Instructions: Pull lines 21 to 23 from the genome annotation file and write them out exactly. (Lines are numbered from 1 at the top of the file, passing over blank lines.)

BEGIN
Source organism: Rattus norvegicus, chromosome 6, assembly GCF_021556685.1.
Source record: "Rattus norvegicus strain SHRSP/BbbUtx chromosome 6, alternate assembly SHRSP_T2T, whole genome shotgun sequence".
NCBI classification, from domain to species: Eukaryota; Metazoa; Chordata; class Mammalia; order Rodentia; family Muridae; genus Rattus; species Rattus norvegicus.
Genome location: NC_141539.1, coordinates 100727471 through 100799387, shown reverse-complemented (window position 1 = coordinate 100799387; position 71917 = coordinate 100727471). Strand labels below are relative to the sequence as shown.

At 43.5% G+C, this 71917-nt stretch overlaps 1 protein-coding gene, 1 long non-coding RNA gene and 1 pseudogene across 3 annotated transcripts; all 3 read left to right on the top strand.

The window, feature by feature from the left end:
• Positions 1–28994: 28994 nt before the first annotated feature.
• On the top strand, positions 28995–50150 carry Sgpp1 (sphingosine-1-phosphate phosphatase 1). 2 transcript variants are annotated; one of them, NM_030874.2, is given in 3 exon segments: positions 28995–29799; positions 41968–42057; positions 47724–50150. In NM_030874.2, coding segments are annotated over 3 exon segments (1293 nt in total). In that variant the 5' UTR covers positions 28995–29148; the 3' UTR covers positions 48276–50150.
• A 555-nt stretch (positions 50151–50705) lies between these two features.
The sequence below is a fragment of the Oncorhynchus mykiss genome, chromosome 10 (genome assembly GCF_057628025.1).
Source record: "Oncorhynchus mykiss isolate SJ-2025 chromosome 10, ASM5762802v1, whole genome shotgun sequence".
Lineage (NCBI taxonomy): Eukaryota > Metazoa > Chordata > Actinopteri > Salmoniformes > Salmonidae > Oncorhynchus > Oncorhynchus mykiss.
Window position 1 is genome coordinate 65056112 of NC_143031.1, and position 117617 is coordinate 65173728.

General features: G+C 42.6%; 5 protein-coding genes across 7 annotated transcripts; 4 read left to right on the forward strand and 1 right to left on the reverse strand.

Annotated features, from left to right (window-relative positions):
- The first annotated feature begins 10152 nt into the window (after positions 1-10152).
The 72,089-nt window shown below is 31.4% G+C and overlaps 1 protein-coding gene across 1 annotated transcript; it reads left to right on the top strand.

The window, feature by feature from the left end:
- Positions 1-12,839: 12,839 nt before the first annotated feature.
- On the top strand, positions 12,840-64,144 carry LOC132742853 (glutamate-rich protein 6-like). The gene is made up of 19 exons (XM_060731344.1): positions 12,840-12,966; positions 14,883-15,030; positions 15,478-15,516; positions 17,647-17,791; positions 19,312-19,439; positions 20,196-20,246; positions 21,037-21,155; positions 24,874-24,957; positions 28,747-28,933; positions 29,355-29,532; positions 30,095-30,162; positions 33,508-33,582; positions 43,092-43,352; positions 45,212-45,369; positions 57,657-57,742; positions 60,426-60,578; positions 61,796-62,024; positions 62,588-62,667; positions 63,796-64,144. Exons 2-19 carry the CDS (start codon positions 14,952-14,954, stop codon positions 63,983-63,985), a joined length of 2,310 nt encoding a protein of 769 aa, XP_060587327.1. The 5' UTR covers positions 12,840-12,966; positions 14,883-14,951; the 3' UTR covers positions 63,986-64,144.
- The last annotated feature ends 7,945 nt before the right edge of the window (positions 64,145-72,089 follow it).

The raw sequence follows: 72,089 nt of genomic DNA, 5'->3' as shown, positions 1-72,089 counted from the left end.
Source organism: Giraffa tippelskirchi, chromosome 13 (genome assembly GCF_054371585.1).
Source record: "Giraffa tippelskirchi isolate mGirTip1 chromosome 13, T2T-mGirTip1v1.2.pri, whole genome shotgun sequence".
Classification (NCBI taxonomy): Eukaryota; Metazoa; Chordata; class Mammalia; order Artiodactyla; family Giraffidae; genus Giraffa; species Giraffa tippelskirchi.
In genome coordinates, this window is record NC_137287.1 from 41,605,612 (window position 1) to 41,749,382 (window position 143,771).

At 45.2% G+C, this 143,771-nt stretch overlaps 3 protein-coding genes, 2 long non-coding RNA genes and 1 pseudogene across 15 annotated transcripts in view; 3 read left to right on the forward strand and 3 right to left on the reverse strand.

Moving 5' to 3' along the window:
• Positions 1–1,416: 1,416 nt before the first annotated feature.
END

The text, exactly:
- The last annotated feature ends 7,945 nt before the right edge of the window (positions 64,145-72,089 follow it).

The raw sequence follows: 72,089 nt of genomic DNA, 5'->3' as shown, positions 1-72,089 counted from the left end.
Source organism: Giraffa tippelskirchi, chromosome 13 (genome assembly GCF_054371585.1).